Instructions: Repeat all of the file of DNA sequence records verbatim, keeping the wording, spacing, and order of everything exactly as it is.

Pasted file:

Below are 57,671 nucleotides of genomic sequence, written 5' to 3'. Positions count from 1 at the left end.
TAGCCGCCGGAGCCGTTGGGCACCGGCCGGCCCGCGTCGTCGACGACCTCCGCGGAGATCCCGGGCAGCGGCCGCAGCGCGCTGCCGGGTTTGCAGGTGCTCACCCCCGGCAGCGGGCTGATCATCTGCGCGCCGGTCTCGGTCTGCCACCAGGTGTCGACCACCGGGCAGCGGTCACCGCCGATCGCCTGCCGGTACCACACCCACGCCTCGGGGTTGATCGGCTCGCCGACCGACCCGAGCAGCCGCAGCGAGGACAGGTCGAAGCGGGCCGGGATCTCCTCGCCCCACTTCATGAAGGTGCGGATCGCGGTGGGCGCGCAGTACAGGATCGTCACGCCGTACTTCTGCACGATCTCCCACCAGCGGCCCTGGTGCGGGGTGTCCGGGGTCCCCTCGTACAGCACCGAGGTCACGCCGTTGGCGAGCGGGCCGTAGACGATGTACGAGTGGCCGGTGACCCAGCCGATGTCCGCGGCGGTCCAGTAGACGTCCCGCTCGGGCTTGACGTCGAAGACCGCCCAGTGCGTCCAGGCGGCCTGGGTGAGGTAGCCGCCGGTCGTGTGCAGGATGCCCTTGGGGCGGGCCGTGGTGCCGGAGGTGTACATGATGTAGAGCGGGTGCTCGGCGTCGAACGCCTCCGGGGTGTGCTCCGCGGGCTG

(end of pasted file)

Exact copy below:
Below are 57,671 nucleotides of genomic sequence, written 5' to 3'. Positions count from 1 at the left end.
TAGCCGCCGGAGCCGTTGGGCACCGGCCGGCCCGCGTCGTCGACGACCTCCGCGGAGATCCCGGGCAGCGGCCGCAGCGCGCTGCCGGGTTTGCAGGTGCTCACCCCCGGCAGCGGGCTGATCATCTGCGCGCCGGTCTCGGTCTGCCACCAGGTGTCGACCACCGGGCAGCGGTCACCGCCGATCGCCTGCCGGTACCACACCCACGCCTCGGGGTTGATCGGCTCGCCGACCGACCCGAGCAGCCGCAGCGAGGACAGGTCGAAGCGGGCCGGGATCTCCTCGCCCCACTTCATGAAGGTGCGGATCGCGGTGGGCGCGCAGTACAGGATCGTCACGCCGTACTTCTGCACGATCTCCCACCAGCGGCCCTGGTGCGGGGTGTCCGGGGTCCCCTCGTACAGCACCGAGGTCACGCCGTTGGCGAGCGGGCCGTAGACGATGTACGAGTGGCCGGTGACCCAGCCGATGTCCGCGGCGGTCCAGTAGACGTCCCGCTCGGGCTTGACGTCGAAGACCGCCCAGTGCGTCCAGGCGGCCTGGGTGAGGTAGCCGCCGGTCGTGTGCAGGATGCCCTTGGGGCGGGCCGTGGTGCCGGAGGTGTACATGATGTAGAGCGGGTGCTCGGCGTCGAACGCCTCCGGGGTGTGCTCCGCGGGCTG